Afghanistan
Obviously Afghanistan has been the primary focal point in the War on Terror since September 11, 2001 when the United States was attacked and about 3,000 people were murdered. The US government identified Osama bin Laden and the Al-Qaeda organization based in and allied with the Taliban, the Islamic government in Afghanistan, as the perpetrators of the attacks. While political and military mistakes have been made in this 10 year conflict, we have been successful and destroying the violent Al-Qaeda and Taliban leadership and allowing a government friendly to its neighbors to hopefully evolve. This evolution will take time and be difficult, so our commitment should not waver, but our need for regular military forces in Afghanistan has ended. Continuing to watch and appropriately react to developments in Afghanistan will be an important political issue.

Trump Administration Is Considering Substantial Afghan Troop Drawdown

12/20/18
from The Wall Street Journal,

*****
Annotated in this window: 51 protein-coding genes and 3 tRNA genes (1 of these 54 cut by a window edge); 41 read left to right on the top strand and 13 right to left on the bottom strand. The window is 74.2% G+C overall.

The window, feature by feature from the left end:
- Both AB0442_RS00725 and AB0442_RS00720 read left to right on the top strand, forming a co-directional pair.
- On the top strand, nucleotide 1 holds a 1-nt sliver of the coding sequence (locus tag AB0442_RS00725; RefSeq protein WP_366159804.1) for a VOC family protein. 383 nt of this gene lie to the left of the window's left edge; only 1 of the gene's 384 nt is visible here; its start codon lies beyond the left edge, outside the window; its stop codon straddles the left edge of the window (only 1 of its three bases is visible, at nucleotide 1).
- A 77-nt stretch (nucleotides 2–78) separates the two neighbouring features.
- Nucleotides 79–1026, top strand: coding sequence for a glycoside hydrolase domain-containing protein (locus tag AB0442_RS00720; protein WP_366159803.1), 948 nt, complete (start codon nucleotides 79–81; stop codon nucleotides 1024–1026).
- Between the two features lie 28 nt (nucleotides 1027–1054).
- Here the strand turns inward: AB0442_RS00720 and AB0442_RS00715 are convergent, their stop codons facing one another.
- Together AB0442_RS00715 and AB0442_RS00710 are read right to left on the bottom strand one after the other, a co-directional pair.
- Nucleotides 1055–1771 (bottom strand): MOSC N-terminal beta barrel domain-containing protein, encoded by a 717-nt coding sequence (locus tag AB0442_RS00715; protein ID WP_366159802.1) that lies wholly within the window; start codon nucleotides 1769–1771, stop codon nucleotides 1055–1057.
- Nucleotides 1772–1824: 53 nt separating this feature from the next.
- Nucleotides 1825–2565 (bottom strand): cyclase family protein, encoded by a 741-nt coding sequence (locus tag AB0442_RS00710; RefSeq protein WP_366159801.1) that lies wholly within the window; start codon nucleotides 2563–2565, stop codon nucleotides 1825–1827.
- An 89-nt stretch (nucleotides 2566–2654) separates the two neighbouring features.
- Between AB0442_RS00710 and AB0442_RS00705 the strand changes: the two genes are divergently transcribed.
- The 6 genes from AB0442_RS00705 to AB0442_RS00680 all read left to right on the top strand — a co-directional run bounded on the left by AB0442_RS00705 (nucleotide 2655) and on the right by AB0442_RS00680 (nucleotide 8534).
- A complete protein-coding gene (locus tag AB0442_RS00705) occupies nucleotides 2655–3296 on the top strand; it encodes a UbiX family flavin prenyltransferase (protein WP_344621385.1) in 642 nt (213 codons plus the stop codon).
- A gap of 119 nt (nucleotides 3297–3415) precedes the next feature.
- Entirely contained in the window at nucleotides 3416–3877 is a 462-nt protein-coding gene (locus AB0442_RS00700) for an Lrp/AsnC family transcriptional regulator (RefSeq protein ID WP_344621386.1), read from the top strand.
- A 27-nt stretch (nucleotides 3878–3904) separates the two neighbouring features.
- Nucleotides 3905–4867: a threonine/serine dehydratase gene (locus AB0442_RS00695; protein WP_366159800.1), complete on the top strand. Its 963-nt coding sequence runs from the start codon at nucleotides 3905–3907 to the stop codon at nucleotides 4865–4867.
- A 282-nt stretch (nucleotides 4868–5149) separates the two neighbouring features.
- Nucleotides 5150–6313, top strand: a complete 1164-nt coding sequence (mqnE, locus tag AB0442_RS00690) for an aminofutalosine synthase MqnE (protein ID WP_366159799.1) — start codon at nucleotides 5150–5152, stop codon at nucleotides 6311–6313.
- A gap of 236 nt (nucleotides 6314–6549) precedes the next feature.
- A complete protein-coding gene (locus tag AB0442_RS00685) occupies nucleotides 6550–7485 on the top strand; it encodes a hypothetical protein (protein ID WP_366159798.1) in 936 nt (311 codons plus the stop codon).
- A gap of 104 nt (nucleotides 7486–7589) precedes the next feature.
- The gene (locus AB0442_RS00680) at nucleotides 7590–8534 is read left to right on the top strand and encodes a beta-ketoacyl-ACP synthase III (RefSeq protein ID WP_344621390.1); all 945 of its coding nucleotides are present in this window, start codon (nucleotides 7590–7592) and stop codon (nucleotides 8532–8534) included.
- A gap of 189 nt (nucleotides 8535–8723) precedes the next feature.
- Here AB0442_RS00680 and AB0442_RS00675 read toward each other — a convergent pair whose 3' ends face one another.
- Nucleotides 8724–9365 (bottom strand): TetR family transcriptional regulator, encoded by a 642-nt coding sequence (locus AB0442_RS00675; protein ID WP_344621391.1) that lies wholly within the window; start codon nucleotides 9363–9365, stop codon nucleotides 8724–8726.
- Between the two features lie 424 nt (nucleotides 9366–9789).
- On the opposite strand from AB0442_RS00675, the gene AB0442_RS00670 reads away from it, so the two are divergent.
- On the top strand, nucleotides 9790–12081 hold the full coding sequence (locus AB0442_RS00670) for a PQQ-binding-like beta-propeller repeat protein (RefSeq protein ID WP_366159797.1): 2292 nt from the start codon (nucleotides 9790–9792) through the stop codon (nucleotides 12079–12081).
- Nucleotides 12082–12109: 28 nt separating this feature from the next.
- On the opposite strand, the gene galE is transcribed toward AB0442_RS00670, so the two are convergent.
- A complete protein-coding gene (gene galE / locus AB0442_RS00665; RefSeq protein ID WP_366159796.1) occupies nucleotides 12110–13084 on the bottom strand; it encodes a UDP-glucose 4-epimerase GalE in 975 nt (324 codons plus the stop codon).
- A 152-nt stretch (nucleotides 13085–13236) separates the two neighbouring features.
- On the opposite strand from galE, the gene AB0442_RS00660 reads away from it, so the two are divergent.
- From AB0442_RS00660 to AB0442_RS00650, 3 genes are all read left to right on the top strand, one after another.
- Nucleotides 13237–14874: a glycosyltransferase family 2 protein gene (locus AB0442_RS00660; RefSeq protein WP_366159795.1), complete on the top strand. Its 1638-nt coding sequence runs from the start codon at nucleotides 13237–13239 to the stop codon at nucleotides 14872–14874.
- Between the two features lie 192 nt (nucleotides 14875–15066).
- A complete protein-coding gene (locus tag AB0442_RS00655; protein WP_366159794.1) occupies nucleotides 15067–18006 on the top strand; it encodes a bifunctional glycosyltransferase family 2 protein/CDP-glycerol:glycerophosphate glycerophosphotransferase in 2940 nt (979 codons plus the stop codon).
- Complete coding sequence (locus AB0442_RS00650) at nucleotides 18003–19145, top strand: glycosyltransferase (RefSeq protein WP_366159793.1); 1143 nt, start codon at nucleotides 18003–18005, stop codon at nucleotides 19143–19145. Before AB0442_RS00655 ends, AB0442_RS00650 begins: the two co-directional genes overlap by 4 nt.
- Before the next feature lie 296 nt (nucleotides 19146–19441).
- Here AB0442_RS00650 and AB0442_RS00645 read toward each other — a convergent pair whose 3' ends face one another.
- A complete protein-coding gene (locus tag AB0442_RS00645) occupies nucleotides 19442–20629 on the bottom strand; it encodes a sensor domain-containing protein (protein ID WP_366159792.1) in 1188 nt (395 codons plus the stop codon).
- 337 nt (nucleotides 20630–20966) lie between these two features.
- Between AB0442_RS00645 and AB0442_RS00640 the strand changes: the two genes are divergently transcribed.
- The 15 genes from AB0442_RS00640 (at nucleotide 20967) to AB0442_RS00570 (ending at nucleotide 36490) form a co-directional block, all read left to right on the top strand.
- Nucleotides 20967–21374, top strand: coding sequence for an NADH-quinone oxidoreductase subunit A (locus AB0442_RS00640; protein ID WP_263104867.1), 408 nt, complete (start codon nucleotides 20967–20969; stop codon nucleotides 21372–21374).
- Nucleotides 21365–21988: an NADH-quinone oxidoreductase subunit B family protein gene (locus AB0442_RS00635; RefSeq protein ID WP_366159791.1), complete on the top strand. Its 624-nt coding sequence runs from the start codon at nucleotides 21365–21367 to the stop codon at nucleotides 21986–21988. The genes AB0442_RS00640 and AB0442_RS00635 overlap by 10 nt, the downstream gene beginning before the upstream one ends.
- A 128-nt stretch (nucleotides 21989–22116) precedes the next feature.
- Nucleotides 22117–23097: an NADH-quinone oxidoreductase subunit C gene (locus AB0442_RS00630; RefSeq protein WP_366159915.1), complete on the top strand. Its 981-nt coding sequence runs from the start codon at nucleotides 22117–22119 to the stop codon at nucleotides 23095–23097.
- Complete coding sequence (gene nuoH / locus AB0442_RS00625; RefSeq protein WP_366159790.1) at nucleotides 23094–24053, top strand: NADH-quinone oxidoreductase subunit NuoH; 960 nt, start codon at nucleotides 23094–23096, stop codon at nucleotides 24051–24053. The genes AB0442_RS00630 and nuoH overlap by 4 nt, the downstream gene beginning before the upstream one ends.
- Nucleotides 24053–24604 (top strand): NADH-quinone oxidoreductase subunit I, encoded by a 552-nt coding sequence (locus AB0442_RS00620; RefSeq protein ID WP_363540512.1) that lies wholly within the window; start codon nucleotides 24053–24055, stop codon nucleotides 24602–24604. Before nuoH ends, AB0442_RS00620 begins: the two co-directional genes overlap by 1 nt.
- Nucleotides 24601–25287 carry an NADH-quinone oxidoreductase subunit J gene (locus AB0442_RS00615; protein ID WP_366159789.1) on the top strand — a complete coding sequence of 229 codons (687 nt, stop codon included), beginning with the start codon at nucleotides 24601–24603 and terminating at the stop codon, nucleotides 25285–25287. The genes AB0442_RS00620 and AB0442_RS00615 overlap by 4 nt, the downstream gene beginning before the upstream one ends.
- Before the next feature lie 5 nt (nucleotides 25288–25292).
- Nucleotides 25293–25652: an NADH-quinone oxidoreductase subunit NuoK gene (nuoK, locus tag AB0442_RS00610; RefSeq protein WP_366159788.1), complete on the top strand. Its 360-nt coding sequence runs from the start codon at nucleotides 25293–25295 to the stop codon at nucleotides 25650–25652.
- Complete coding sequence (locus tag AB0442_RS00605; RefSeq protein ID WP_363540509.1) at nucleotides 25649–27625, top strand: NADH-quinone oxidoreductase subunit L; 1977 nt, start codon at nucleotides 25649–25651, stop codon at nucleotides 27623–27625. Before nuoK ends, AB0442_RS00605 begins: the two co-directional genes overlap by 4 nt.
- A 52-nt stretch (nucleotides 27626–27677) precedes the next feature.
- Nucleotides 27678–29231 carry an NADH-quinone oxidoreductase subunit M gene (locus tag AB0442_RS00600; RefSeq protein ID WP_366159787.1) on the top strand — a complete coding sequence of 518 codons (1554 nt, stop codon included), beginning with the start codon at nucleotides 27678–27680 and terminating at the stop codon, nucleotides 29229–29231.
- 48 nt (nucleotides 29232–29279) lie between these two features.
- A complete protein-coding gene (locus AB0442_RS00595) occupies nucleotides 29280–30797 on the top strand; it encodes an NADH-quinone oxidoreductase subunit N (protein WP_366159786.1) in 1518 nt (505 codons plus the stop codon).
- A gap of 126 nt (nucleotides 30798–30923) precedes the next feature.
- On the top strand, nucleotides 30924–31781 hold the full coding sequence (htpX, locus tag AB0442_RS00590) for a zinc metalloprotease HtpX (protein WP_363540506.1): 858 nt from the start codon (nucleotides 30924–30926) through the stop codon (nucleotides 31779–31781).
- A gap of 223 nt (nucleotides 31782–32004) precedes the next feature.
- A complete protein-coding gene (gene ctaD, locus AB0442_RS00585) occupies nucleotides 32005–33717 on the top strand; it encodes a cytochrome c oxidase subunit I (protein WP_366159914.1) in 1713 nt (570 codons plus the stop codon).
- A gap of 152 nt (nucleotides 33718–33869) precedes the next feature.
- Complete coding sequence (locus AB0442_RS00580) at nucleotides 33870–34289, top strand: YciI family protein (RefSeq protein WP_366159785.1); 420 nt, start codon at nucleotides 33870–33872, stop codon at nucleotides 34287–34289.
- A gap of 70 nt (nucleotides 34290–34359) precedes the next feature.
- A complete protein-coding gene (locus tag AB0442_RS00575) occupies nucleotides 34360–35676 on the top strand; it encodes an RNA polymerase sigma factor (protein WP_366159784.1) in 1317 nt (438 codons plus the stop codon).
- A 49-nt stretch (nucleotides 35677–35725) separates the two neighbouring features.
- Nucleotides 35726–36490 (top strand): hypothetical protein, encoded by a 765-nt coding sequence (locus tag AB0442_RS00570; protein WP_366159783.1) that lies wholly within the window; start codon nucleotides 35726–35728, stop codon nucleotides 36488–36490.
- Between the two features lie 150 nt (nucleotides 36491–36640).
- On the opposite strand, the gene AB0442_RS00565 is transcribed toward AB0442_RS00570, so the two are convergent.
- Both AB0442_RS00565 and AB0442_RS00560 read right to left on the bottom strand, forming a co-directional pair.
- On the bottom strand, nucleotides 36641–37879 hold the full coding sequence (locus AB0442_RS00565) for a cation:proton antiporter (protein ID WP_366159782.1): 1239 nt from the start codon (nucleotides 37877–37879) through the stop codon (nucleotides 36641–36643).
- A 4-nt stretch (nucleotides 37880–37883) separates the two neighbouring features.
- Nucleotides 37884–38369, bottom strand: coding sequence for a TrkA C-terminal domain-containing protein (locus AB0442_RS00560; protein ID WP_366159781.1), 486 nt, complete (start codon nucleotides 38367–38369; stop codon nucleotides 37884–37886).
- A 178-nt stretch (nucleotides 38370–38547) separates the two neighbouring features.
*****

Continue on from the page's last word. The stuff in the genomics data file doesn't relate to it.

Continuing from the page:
12/20/18:

Drawdown could begin in several weeks, officials say.

The Trump administration is actively considering plans for a significant drawdown of American troops in Afghanistan that could begin in as soon as several weeks, multiple officials said, in the start of the conclusion of the 17-year U.S. war effort. Word of the plans came a day after President Trump ordered the withdrawal of U.S. forces from Syria, an unexpected announcement that surprised many at the Pentagon. Under the plans being considered, troops could begin to return home from Afghanistan as early as January, officials said. Officials at the Pentagon and U.S. Central Command declined to comment. There are currently more than 14,000 U.S. troops in Afghanistan. Mr. Trump announced Wednesday that he would pull all of the more than 2,000 American troops from Syria, a decision that wasn’t supported by the Pentagon or the State Department. “I think it shows how serious the president is about wanting to come out of conflicts,” a senior U.S. official said of how the Syria decision has affected his thinking on Afghanistan. “I think he wants to see viable options about how to bring conflicts to a close.”

More From The Wall Street Journal (subscription required):



365 Days Page
Comment ( 0 )